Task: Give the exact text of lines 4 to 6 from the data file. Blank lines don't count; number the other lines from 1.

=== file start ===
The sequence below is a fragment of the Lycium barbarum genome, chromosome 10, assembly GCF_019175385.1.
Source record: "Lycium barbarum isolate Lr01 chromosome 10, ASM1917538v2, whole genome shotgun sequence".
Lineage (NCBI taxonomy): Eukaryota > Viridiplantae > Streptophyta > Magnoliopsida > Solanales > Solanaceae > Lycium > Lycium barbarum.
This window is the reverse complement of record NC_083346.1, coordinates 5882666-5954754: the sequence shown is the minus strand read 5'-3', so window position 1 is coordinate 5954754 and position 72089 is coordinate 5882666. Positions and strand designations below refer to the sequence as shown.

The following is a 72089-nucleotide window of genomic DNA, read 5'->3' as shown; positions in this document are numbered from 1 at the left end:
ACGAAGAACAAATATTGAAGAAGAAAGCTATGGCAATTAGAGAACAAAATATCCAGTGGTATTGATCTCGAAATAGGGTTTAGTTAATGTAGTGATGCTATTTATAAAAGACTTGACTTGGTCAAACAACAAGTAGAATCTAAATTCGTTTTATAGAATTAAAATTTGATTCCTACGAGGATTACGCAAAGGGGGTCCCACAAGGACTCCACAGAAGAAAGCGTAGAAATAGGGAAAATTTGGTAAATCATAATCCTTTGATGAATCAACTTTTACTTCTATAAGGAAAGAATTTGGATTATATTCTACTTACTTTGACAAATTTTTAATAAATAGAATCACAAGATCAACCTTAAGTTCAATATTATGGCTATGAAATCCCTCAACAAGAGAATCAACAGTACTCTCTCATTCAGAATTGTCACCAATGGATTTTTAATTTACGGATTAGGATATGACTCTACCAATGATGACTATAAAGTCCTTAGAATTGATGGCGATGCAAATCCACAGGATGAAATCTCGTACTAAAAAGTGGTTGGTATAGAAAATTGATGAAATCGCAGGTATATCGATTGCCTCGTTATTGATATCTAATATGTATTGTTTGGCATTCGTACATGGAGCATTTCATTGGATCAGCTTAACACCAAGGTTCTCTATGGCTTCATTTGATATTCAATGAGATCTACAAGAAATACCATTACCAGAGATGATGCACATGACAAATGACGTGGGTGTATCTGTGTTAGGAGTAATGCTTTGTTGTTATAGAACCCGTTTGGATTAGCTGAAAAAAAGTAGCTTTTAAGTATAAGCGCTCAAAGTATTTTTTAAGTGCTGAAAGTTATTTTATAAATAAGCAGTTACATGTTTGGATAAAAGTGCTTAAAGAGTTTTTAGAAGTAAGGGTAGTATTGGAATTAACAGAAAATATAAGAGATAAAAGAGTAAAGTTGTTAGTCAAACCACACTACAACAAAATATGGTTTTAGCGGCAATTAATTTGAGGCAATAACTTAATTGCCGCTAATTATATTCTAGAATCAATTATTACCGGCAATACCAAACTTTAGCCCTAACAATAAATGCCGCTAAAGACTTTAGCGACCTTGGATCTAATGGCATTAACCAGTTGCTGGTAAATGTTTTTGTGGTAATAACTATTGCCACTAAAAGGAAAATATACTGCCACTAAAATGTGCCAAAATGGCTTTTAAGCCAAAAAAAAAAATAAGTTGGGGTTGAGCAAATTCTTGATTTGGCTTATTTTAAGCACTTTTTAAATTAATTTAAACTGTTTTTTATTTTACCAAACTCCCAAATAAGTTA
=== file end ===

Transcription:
This window is the reverse complement of record NC_083346.1, coordinates 5882666-5954754: the sequence shown is the minus strand read 5'-3', so window position 1 is coordinate 5954754 and position 72089 is coordinate 5882666. Positions and strand designations below refer to the sequence as shown.

The following is a 72089-nucleotide window of genomic DNA, read 5'->3' as shown; positions in this document are numbered from 1 at the left end:
ACGAAGAACAAATATTGAAGAAGAAAGCTATGGCAATTAGAGAACAAAATATCCAGTGGTATTGATCTCGAAATAGGGTTTAGTTAATGTAGTGATGCTATTTATAAAAGACTTGACTTGGTCAAACAACAAGTAGAATCTAAATTCGTTTTATAGAATTAAAATTTGATTCCTACGAGGATTACGCAAAGGGGGTCCCACAAGGACTCCACAGAAGAAAGCGTAGAAATAGGGAAAATTTGGTAAATCATAATCCTTTGATGAATCAACTTTTACTTCTATAAGGAAAGAATTTGGATTATATTCTACTTACTTTGACAAATTTTTAATAAATAGAATCACAAGATCAACCTTAAGTTCAATATTATGGCTATGAAATCCCTCAACAAGAGAATCAACAGTACTCTCTCATTCAGAATTGTCACCAATGGATTTTTAATTTACGGATTAGGATATGACTCTACCAATGATGACTATAAAGTCCTTAGAATTGATGGCGATGCAAATCCACAGGATGAAATCTCGTACTAAAAAGTGGTTGGTATAGAAAATTGATGAAATCGCAGGTATATCGATTGCCTCGTTATTGATATCTAATATGTATTGTTTGGCATTCGTACATGGAGCATTTCATTGGATCAGCTTAACACCAAGGTTCTCTATGGCTTCATTTGATATTCAATGAGATCTACAAGAAATACCATTACCAGAGATGATGCACATGACAAATGACGTGGGTGTATCTGTGTTAGGAGTAATGCTTTGTTGTTATAGAACCCGTTTGGATTAGCTGAAAAAAAGTAGCTTTTAAGTATAAGCGCTCAAAGTATTTTTTAAGTGCTGAAAGTTATTTTATAAATAAGCAGTTACATGTTTGGATAAAAGTGCTTAAAGAGTTTTTAGAAGTAAGGGTAGTATTGGAATTAACAGAAAATATAAGAGATAAAAGAGTAAAGTTGTTAGTCAAACCACACTACAACAAAATATGGTTTTAGCGGCAATTAATTTGAGGCAATAACTTAATTGCCGCTAATTATATTCTAGAATCAATTATTACCGGCAATACCAAACTTTAGCCCTAACAATAAATGCCGCTAAAGACTTTAGCGACCTTGGATCTAATGGCATTAACCAGTTGCTGGTAAATGTTTTTGTGGTAATAACTATTGCCACTAAAAGGAAAATATACTGCCACTAAAATGTGCCAAAATGGCTTTTAAGCCAAAAAAAAAAATAAGTTGGGGTTGAGCAAATTCTTGATTTGGCTTATTTTAAGCACTTTTTAAATTAATTTAAACTGTTTTTTATTTTACCAAACTCCCAAATAAGTTA